Living The Sweet Life: Grandma Irene Justice Gown

Friday, September 4, 2009

Grandma Irene Justice Gown

I showed you Grandpa Clive Justice's fancy silk christening gown in August (Post "Family Heirloom") and the story of how Grandma and Grandpa raised five boys on a turkey farm on Salt Spring Island in British Columbia. They were perfectly happy and in love, but did come from different worlds growing up.  What a love story!  When Grandma gave me Grandpa's beautiful silk christening gown, she also gave me her gown.  What a stark difference.  We could call Grandpa's "ruffles and flourishes" and Grandma's "sweet and simple". Even though Grandma's family couldn't afford silk with all the trimmings she was christened in her simple little gown that was lovely.  I love her gown because of the care and love that went into it.  When I teach Heirloom Sewing Classes  I show both  of these gowns to show my ladies that you buy the best fabric and lace you can afford and go from there.  You don't have to have the best fabric and yards and yards of lace.  I've seen christening gowns made out of fabric that was as rough as feed sacks with lace that had been recycled from petticoats.  So as humble as it may be, this Grandma's gown and I love it just as much as Grandpa's.

"Sweet and Simple"

The tiny piece of French cotton insterion lace on each shoulder.

More French cotton insertion lace around the cuff of each sleeve.

Traditionally mother of pearl buttons are used on the back. 
And here we have two mother of pearl buttons with hand stitched button holes.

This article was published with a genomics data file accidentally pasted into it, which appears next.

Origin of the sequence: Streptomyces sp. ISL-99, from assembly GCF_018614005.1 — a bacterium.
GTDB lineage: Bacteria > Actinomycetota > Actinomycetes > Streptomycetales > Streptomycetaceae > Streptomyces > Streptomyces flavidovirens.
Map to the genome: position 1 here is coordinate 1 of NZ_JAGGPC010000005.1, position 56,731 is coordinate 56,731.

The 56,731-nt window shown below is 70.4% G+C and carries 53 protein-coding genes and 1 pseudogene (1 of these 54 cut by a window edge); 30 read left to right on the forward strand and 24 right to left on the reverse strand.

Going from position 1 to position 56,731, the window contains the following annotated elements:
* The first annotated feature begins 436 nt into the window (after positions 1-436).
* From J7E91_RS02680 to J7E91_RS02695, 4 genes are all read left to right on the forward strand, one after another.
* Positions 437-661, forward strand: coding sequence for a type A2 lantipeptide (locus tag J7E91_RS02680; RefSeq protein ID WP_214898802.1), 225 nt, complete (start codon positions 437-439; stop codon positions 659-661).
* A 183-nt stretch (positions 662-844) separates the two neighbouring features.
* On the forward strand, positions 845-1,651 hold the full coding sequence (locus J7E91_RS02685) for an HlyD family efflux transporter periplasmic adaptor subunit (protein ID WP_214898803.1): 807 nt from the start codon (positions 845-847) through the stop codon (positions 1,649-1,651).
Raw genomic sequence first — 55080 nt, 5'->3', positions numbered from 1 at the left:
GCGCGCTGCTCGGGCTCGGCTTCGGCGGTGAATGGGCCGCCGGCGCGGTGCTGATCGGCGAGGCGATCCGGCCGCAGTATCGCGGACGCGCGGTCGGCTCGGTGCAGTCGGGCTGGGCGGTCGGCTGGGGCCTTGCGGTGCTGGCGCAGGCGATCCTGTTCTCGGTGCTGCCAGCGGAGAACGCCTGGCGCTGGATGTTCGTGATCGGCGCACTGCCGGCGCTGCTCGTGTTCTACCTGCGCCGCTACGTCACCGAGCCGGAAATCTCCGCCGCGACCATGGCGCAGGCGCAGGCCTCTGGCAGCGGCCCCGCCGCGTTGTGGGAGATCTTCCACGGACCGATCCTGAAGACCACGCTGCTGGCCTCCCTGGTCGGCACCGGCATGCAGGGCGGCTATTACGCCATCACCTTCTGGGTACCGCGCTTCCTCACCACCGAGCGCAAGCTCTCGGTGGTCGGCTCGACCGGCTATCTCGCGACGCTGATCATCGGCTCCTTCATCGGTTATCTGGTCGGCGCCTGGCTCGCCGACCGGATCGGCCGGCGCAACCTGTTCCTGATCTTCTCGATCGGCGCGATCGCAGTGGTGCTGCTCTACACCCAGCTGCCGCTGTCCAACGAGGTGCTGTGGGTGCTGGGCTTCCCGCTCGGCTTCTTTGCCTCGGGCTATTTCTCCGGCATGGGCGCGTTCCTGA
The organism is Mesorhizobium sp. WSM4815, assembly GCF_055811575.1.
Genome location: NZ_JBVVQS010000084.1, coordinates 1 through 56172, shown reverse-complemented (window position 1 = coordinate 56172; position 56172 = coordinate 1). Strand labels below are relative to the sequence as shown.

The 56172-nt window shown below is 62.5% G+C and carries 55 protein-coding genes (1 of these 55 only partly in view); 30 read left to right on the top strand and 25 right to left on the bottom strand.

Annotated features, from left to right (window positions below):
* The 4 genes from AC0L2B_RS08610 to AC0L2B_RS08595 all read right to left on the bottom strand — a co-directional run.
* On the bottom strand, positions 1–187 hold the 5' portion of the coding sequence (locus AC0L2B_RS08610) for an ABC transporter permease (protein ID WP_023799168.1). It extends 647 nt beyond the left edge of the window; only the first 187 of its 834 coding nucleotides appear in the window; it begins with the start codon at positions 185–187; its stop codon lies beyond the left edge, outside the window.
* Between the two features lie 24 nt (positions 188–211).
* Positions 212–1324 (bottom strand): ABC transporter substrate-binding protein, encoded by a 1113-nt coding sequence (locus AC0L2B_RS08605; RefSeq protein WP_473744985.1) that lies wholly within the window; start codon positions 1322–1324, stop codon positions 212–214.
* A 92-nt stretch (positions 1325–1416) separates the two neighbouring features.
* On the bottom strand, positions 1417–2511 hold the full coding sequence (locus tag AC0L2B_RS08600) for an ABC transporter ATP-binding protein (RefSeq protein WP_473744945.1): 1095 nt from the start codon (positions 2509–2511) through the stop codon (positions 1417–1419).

The dress is gathered onto twill tape ties that close the back.

This is the hemline of the dress, two rows of the matching French cotton lace used on  the sleeve and shoulder.  Notice the use of folded tucks, they don't cost more, and look lovely.

So the dress is made of cotton, with matching French lace throughout and mother of pearl buttons. 
All the elements that make a true heirloom. 
Just knowing the Gramma was christened in this gown makes it priceless.


  1. Deborah,

    I would love to know more about this lovely Christening gown. What year do you think this was made? I tried making the pictures larger, but they get a bit blurry when I do that. Is it hand or machine stitched? What type of fabric is this gown made from?

    What a lovely treasure to have these gowns. Grandpa's gown is very beautiful,too!

    My family Christening gown appears to be much older than I originally thought it was. It has the markings of being from about the 1860's. :)

    Thanks for sharing your treasures,


  2. Hi Carol

    I was made about 1909, using grandmas age etc. It's machine stitched with the exception of the button holes. I might add that none of the inside edges are finished and the machine's tension was off, so it's an odd stitch throughout. The fabric is not a batiste, it's just too rough and thick - here again cost comes into play. It might have been made from some fabric that was part of a stache and used for this little gown.

    Wow, your gown sounds great, they're so special to have aren't they? My mom gave me about 12 gowns in a bag the other day, so keep your eyes peeled, I'm going to go through them one and by and put them on the blog.

    Thanks for checking out the blog.